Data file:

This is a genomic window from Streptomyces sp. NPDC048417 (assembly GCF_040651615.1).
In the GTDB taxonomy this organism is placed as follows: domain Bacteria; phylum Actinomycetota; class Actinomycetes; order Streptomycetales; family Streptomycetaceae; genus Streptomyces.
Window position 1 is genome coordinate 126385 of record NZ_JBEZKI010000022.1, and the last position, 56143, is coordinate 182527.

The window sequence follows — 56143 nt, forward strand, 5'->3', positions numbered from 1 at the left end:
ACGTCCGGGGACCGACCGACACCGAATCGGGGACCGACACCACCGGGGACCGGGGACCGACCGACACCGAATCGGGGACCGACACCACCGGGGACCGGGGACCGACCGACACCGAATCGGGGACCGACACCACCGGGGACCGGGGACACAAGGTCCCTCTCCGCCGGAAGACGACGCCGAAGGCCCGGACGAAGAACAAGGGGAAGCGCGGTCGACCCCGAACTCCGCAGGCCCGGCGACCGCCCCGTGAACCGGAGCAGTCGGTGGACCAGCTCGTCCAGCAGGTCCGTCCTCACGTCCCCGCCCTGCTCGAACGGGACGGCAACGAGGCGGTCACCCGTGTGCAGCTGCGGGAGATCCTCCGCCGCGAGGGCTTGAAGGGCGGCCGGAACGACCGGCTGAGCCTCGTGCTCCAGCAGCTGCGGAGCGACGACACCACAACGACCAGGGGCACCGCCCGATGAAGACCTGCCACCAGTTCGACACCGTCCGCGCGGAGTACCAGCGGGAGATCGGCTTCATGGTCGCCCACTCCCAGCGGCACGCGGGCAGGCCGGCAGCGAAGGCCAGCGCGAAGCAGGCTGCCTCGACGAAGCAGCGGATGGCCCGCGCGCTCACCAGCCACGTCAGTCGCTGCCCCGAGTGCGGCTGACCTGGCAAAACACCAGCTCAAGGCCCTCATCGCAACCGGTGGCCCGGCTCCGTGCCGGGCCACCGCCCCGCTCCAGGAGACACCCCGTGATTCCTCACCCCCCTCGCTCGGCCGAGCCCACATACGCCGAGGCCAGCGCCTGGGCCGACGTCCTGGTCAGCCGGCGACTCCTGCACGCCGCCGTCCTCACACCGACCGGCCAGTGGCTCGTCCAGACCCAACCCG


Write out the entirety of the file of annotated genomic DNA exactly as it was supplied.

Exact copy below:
This is a genomic window from Streptomyces sp. NPDC048417 (assembly GCF_040651615.1).
In the GTDB taxonomy this organism is placed as follows: domain Bacteria; phylum Actinomycetota; class Actinomycetes; order Streptomycetales; family Streptomycetaceae; genus Streptomyces.
Window position 1 is genome coordinate 126385 of record NZ_JBEZKI010000022.1, and the last position, 56143, is coordinate 182527.

The window sequence follows — 56143 nt, forward strand, 5'->3', positions numbered from 1 at the left end:
ACGTCCGGGGACCGACCGACACCGAATCGGGGACCGACACCACCGGGGACCGGGGACCGACCGACACCGAATCGGGGACCGACACCACCGGGGACCGGGGACCGACCGACACCGAATCGGGGACCGACACCACCGGGGACCGGGGACACAAGGTCCCTCTCCGCCGGAAGACGACGCCGAAGGCCCGGACGAAGAACAAGGGGAAGCGCGGTCGACCCCGAACTCCGCAGGCCCGGCGACCGCCCCGTGAACCGGAGCAGTCGGTGGACCAGCTCGTCCAGCAGGTCCGTCCTCACGTCCCCGCCCTGCTCGAACGGGACGGCAACGAGGCGGTCACCCGTGTGCAGCTGCGGGAGATCCTCCGCCGCGAGGGCTTGAAGGGCGGCCGGAACGACCGGCTGAGCCTCGTGCTCCAGCAGCTGCGGAGCGACGACACCACAACGACCAGGGGCACCGCCCGATGAAGACCTGCCACCAGTTCGACACCGTCCGCGCGGAGTACCAGCGGGAGATCGGCTTCATGGTCGCCCACTCCCAGCGGCACGCGGGCAGGCCGGCAGCGAAGGCCAGCGCGAAGCAGGCTGCCTCGACGAAGCAGCGGATGGCCCGCGCGCTCACCAGCCACGTCAGTCGCTGCCCCGAGTGCGGCTGACCTGGCAAAACACCAGCTCAAGGCCCTCATCGCAACCGGTGGCCCGGCTCCGTGCCGGGCCACCGCCCCGCTCCAGGAGACACCCCGTGATTCCTCACCCCCCTCGCTCGGCCGAGCCCACATACGCCGAGGCCAGCGCCTGGGCCGACGTCCTGGTCAGCCGGCGACTCCTGCACGCCGCCGTCCTCACACCGACCGGCCAGTGGCTCGTCCAGACCCAACCCG